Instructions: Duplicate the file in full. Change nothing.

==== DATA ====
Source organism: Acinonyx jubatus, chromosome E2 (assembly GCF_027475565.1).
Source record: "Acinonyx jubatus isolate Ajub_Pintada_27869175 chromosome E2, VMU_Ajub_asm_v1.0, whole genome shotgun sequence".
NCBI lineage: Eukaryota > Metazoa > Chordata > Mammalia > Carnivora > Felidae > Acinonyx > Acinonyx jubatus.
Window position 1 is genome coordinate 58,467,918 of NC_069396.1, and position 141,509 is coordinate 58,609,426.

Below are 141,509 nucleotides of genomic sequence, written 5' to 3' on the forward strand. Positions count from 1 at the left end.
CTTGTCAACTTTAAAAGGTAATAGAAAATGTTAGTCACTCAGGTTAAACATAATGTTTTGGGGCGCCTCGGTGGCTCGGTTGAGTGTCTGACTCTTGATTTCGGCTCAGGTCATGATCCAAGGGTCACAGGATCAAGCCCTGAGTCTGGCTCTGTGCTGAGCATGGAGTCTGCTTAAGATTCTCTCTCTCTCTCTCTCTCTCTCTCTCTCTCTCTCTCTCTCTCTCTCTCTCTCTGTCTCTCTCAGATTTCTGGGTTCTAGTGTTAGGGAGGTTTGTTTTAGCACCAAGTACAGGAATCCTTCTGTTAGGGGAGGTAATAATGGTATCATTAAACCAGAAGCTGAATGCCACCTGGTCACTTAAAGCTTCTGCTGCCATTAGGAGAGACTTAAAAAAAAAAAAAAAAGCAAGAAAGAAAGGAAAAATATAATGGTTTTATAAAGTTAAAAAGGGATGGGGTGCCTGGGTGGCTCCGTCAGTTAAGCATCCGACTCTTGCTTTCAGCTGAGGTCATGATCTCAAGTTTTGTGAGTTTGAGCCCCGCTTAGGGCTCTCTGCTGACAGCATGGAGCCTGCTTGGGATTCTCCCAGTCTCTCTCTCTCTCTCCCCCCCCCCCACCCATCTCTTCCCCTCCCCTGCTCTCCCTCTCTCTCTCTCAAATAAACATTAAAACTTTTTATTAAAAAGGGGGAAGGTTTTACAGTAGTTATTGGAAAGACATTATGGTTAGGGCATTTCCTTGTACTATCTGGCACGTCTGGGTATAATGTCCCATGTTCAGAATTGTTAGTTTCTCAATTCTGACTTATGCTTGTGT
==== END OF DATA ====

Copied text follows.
Source organism: Acinonyx jubatus, chromosome E2 (assembly GCF_027475565.1).
Source record: "Acinonyx jubatus isolate Ajub_Pintada_27869175 chromosome E2, VMU_Ajub_asm_v1.0, whole genome shotgun sequence".
NCBI lineage: Eukaryota > Metazoa > Chordata > Mammalia > Carnivora > Felidae > Acinonyx > Acinonyx jubatus.
Window position 1 is genome coordinate 58,467,918 of NC_069396.1, and position 141,509 is coordinate 58,609,426.

Below are 141,509 nucleotides of genomic sequence, written 5' to 3' on the forward strand. Positions count from 1 at the left end.
CTTGTCAACTTTAAAAGGTAATAGAAAATGTTAGTCACTCAGGTTAAACATAATGTTTTGGGGCGCCTCGGTGGCTCGGTTGAGTGTCTGACTCTTGATTTCGGCTCAGGTCATGATCCAAGGGTCACAGGATCAAGCCCTGAGTCTGGCTCTGTGCTGAGCATGGAGTCTGCTTAAGATTCTCTCTCTCTCTCTCTCTCTCTCTCTCTCTCTCTCTCTCTCTCTCTCTCTCTCTGTCTCTCTCAGATTTCTGGGTTCTAGTGTTAGGGAGGTTTGTTTTAGCACCAAGTACAGGAATCCTTCTGTTAGGGGAGGTAATAATGGTATCATTAAACCAGAAGCTGAATGCCACCTGGTCACTTAAAGCTTCTGCTGCCATTAGGAGAGACTTAAAAAAAAAAAAAAAAGCAAGAAAGAAAGGAAAAATATAATGGTTTTATAAAGTTAAAAAGGGATGGGGTGCCTGGGTGGCTCCGTCAGTTAAGCATCCGACTCTTGCTTTCAGCTGAGGTCATGATCTCAAGTTTTGTGAGTTTGAGCCCCGCTTAGGGCTCTCTGCTGACAGCATGGAGCCTGCTTGGGATTCTCCCAGTCTCTCTCTCTCTCTCCCCCCCCCCCACCCATCTCTTCCCCTCCCCTGCTCTCCCTCTCTCTCTCTCAAATAAACATTAAAACTTTTTATTAAAAAGGGGGAAGGTTTTACAGTAGTTATTGGAAAGACATTATGGTTAGGGCATTTCCTTGTACTATCTGGCACGTCTGGGTATAATGTCCCATGTTCAGAATTGTTAGTTTCTCAATTCTGACTTATGCTTGTGT